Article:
“Medicine, in my community is not about curing, not even really about healing. Medicine is about connection.”
Contemporary Indigenous theatre in Canada is just over thirty years old, if one begins counting from the premiere of Linda Griffiths and Maria Campbell’s Jessica in Saskatoon and the establishment of Native Earth Performing Arts in Toronto. Since those contemporaneous events in 1982, the Canadian community of Indigenous theatre artists has grown and inspired one another. Medicine Shows: Indigenous Performance Culture traces the work of a host of these artists over the past three decades, illuminating the connections, the artistic genealogy, and the development of a contemporary Indigenous theatre practice. Neither a history nor a chronicle, Medicine Shows examines how theatre has been used to make medicine, reconnecting individuals and communities, giving voice to the silenced and disappeared, staging ceremony, and honouring the ancestors.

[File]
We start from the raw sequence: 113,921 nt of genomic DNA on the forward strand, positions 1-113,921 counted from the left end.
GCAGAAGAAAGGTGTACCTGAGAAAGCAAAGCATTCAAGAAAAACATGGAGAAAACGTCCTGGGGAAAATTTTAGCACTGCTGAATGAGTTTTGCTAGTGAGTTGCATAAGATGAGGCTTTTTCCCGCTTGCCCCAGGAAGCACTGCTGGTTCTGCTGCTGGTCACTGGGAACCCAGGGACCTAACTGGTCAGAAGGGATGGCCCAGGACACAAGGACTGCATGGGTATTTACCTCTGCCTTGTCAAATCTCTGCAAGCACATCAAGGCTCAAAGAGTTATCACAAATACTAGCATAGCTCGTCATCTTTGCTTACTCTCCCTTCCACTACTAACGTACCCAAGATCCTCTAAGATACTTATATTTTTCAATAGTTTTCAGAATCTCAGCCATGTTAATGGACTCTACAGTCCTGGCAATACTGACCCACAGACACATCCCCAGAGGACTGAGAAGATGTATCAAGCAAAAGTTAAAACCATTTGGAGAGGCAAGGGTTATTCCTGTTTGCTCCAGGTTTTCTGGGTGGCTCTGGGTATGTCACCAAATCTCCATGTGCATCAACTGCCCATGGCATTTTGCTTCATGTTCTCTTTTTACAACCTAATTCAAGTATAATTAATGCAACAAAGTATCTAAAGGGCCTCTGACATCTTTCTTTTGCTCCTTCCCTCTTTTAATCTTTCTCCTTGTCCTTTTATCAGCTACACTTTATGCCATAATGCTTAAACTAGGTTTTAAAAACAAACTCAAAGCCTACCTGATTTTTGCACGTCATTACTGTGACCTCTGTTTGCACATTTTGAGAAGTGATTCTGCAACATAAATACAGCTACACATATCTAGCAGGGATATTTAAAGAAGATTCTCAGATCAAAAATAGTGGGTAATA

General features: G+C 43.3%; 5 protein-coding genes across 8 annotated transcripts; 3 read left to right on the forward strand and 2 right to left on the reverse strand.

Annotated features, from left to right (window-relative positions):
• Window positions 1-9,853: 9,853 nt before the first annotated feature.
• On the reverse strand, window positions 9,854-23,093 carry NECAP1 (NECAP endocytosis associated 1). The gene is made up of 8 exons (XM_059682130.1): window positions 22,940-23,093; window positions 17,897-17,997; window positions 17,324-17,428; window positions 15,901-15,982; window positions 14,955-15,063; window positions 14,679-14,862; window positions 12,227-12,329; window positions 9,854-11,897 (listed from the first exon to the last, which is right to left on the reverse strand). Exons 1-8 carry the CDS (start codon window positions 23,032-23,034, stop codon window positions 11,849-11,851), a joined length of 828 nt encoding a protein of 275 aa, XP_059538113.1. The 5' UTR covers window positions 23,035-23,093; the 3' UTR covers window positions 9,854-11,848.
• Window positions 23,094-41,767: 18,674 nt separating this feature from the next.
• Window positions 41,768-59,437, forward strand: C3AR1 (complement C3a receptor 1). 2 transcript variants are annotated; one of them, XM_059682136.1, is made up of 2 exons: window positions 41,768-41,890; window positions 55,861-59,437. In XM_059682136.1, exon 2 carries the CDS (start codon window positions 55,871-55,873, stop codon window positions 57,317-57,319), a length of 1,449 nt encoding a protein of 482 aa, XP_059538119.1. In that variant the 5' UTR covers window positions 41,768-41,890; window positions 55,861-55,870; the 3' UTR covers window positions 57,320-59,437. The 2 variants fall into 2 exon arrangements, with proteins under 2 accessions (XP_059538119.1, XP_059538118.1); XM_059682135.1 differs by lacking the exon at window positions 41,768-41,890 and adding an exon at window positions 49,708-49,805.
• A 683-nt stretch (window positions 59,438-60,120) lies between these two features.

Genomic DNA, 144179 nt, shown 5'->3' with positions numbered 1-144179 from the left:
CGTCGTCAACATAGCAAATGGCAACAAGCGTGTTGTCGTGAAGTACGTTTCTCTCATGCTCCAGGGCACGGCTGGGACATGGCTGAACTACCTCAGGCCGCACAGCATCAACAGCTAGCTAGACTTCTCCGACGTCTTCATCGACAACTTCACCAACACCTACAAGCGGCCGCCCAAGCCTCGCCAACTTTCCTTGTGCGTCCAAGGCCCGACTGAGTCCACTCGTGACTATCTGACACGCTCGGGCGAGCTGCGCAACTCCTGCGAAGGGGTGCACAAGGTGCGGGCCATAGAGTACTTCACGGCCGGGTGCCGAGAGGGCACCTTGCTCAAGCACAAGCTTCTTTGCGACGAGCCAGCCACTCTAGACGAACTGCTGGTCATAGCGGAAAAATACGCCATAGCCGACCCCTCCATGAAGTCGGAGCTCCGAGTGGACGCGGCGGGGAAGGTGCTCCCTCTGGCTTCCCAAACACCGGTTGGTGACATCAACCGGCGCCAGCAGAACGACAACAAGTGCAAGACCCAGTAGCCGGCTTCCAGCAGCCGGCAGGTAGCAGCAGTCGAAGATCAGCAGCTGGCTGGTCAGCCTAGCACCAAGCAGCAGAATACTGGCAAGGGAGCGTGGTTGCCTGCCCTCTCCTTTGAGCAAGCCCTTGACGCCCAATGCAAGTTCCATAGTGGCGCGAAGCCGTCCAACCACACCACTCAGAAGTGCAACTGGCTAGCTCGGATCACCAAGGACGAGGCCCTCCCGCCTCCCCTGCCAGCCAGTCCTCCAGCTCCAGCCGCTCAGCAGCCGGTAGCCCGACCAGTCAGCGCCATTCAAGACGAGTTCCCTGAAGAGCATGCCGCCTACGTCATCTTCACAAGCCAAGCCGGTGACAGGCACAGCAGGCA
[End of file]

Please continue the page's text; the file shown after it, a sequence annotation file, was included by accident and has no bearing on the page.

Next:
Yvette Nolan is a playwright, dramaturg, and director. Her plays include BLADE, Job’s Wife, Video, Annie Mae’s Movement, Scattering Jake, Donne In, and What Befalls the Earth. She is the editor of Beyond the Pale and co-editor, with Donna-Michelle St. Bernard, of Refractions: Solo. She has been the writer-in-residence at Brandon University, Mount Royal College, and the Saskatoon Public Library, as well as playwright-in-residence at the National Arts Centre. She is a past president of Playwrights Union of Canada and of Playwrights Canada Press. Yvette was born in Prince Albert, Saskatchewan to an Algonquin mother and an Irish immigrant father and was raised in Winnipeg, Manitoba. She has lived in various parts of Canada, including in the Yukon and Nova Scotia, before moving to Toronto to take helm at Native Earth Performing Arts where she served from until 2011.